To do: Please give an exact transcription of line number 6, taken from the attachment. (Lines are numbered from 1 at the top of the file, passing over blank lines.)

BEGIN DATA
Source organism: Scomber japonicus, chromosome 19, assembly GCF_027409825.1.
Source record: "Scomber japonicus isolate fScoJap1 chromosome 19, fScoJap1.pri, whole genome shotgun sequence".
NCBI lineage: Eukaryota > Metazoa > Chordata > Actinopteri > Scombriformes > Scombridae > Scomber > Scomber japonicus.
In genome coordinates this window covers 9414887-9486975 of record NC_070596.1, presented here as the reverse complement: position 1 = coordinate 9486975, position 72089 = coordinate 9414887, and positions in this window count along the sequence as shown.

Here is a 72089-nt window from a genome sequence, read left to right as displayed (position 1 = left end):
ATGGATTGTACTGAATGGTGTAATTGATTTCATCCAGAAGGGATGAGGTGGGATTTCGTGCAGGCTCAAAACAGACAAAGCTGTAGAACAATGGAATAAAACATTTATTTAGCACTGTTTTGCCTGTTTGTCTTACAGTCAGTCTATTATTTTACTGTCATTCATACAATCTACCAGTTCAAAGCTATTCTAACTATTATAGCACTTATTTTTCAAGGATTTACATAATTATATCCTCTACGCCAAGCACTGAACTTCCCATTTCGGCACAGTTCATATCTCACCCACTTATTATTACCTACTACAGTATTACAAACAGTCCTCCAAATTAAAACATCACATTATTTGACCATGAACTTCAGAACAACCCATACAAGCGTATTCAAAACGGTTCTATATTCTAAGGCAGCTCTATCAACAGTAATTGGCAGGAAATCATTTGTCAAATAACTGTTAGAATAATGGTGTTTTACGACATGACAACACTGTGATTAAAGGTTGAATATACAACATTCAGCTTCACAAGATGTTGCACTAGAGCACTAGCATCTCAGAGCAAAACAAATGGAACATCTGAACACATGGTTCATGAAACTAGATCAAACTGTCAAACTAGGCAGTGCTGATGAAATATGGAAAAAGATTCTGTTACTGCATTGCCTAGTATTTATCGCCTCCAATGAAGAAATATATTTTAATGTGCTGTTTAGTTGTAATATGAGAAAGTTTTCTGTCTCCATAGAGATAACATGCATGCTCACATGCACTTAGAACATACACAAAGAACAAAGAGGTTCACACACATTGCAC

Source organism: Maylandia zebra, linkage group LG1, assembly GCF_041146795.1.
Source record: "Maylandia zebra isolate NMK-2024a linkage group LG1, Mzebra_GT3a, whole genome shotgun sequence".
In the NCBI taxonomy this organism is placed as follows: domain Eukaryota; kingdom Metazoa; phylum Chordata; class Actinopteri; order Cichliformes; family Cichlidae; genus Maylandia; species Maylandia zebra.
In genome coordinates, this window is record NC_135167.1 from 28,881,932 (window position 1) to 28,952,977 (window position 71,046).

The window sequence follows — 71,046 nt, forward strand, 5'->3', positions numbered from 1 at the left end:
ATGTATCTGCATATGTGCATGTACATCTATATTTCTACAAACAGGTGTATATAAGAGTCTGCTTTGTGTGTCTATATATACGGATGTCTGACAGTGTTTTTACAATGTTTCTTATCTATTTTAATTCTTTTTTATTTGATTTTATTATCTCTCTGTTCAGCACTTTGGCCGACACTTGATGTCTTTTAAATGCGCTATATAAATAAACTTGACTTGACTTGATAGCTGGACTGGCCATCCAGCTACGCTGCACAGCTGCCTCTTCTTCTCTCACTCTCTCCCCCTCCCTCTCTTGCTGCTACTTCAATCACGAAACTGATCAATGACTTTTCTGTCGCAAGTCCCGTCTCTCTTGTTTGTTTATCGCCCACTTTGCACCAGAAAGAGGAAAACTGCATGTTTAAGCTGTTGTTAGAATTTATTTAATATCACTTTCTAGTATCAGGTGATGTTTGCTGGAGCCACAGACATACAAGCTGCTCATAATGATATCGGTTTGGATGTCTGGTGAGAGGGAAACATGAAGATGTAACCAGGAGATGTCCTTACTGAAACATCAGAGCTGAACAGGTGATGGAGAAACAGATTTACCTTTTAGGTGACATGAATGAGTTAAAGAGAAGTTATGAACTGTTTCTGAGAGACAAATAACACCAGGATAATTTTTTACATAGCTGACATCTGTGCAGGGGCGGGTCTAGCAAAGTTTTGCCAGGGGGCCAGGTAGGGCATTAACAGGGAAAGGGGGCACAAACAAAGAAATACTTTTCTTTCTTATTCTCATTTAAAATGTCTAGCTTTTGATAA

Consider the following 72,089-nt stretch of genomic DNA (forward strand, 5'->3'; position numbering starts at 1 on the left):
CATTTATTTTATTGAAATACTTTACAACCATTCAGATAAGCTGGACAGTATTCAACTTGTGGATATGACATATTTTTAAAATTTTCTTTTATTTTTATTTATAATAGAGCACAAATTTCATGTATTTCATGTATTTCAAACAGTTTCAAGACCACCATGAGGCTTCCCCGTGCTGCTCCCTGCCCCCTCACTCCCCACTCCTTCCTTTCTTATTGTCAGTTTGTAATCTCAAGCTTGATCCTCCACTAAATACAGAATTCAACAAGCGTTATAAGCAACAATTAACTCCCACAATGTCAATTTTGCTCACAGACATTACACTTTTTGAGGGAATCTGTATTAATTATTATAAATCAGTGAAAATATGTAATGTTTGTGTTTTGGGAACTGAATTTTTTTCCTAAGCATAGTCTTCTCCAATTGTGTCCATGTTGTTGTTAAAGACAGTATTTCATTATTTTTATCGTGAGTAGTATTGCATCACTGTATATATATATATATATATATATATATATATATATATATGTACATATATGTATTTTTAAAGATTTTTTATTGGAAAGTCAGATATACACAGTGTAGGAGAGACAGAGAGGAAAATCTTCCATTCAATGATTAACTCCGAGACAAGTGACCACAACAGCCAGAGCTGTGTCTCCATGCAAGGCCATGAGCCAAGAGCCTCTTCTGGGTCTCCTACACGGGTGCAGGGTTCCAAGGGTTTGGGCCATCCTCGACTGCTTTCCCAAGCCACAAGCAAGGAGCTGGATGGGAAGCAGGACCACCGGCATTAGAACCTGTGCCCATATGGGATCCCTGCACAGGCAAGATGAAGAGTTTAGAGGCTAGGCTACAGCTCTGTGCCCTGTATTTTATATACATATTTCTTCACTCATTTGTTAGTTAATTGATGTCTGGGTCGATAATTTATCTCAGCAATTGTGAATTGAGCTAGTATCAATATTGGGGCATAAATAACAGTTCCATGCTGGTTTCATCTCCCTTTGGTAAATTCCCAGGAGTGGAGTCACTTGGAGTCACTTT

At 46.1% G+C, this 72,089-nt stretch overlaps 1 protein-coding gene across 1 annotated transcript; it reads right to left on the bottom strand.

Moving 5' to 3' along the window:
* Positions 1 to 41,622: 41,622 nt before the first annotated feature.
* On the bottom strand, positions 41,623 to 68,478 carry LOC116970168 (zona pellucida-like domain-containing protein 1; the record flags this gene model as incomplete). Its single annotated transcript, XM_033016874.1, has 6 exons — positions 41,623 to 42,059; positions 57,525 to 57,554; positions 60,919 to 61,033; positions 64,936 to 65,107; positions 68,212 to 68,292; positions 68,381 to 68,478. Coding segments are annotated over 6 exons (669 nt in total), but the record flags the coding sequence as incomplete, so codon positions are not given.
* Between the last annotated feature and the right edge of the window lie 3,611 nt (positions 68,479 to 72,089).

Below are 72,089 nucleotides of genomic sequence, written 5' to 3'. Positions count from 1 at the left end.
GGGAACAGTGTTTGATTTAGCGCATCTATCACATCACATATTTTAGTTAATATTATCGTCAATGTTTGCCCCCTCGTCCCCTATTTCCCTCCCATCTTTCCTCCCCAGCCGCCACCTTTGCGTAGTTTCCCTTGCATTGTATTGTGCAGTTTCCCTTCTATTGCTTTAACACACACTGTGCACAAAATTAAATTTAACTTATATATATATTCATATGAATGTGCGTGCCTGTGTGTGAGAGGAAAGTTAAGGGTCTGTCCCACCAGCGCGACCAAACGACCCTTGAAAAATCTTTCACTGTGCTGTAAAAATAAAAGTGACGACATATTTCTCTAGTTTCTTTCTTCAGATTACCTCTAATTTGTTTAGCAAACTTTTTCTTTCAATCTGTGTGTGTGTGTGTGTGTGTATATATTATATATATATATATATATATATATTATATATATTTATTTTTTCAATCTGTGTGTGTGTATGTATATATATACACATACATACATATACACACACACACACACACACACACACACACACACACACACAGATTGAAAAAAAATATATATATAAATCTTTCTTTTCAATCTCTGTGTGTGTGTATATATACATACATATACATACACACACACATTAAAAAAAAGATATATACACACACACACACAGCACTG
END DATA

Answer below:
ATGGATTGTACTGAATGGTGTAATTGATTTCATCCAGAAGGGATGAGGTGGGATTTCGTGCAGGCTCAAAACAGACAAAGCTGTAGAACAATGGAATAAAACATTTATTTAGCACTGTTTTGCCTGTTTGTCTTACAGTCAGTCTATTATTTTACTGTCATTCATACAATCTACCAGTTCAAAGCTATTCTAACTATTATAGCACTTATTTTTCAAGGATTTACATAATTATATCCTCTACGCCAAGCACTGAACTTCCCATTTCGGCACAGTTCATATCTCACCCACTTATTATTACCTACTACAGTATTACAAACAGTCCTCCAAATTAAAACATCACATTATTTGACCATGAACTTCAGAACAACCCATACAAGCGTATTCAAAACGGTTCTATATTCTAAGGCAGCTCTATCAACAGTAATTGGCAGGAAATCATTTGTCAAATAACTGTTAGAATAATGGTGTTTTACGACATGACAACACTGTGATTAAAGGTTGAATATACAACATTCAGCTTCACAAGATGTTGCACTAGAGCACTAGCATCTCAGAGCAAAACAAATGGAACATCTGAACACATGGTTCATGAAACTAGATCAAACTGTCAAACTAGGCAGTGCTGATGAAATATGGAAAAAGATTCTGTTACTGCATTGCCTAGTATTTATCGCCTCCAATGAAGAAATATATTTTAATGTGCTGTTTAGTTGTAATATGAGAAAGTTTTCTGTCTCCATAGAGATAACATGCATGCTCACATGCACTTAGAACATACACAAAGAACAAAGAGGTTCACACACATTGCAC